OTTAWA — This week, a group of people taken up in the Sixties Scoop, who have not joined any class-action lawsuit, panned the October compensation package.
"We feel that this agreement is unfair, unreasonable and not in the best interest of '60s Scoop survivors," Duane Morrisseau-Beck, co-director of the National Indigenous Survivors of Child Welfare Network, told reporters.
The Métis man was taken from a hospital near Dauphin months after his October 1968 birth, and put up for adoption in The Pas. Catholic hospital staff had persuaded his mother to sign away her parental rights because she was a teenager, and his father didn’t have a job. He blames the trauma for his addictions and HIV.
NISCWN is organizing rallies across Canada on March 16 to demand more people be included in a compensation package. Morrisseau-Beck himself is mulling filing his own lawsuit.
Federal government sources have told the Free Press that Métis people were almost exclusively taken from their families by provincial social workers, limiting Ottawa’s responsibility. Bennett’s office has said she still feels Ottawa as complicit in these actions, and that the government would have to work with provinces for a fair settlement.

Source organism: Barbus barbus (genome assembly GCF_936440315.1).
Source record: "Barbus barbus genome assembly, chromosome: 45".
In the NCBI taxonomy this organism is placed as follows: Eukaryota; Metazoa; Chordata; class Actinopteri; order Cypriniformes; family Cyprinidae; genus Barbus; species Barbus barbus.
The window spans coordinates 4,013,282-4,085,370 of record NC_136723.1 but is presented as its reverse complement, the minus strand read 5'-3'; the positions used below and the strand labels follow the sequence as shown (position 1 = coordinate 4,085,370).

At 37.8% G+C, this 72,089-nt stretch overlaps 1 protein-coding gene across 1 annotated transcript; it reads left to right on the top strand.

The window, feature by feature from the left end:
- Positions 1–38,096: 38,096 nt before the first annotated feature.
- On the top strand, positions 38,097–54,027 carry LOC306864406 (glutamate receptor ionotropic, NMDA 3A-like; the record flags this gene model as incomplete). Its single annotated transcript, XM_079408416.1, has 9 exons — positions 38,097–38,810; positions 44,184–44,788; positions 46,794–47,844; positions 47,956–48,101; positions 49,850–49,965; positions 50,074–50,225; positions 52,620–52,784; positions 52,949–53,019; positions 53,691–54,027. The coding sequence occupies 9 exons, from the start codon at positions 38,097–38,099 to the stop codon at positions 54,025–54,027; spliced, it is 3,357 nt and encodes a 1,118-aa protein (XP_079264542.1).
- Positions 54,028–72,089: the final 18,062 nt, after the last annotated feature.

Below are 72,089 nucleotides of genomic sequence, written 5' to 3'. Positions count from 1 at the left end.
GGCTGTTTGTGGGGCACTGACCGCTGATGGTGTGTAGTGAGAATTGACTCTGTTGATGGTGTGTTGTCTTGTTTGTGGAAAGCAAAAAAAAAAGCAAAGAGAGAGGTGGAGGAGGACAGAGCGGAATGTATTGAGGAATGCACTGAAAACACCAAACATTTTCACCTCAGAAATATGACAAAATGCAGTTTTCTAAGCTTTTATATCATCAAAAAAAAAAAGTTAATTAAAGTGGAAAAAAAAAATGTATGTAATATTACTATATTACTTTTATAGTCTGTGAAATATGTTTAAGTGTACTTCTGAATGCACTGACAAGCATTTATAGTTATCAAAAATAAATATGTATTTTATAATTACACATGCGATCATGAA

“The Government is interested in working with all parties – provinces, territories, Métis leadership, plaintiffs and their counsel – to work towards resolving the litigation outside of the courts,” wrote spokeswoman Sabrina Williams.
She added that NISCWN representatives have been invited to meetings on the planned foundation, but have declined so far.
In November, in response to a question about whether the Pallister government would consider voluntarily compensating Métis people for Manitoba’s role in the Sixties Scoop, the province said no lawsuit has been filed against it. In June 2015, the Manitoba government apologized for its role in the Sixties Scoop.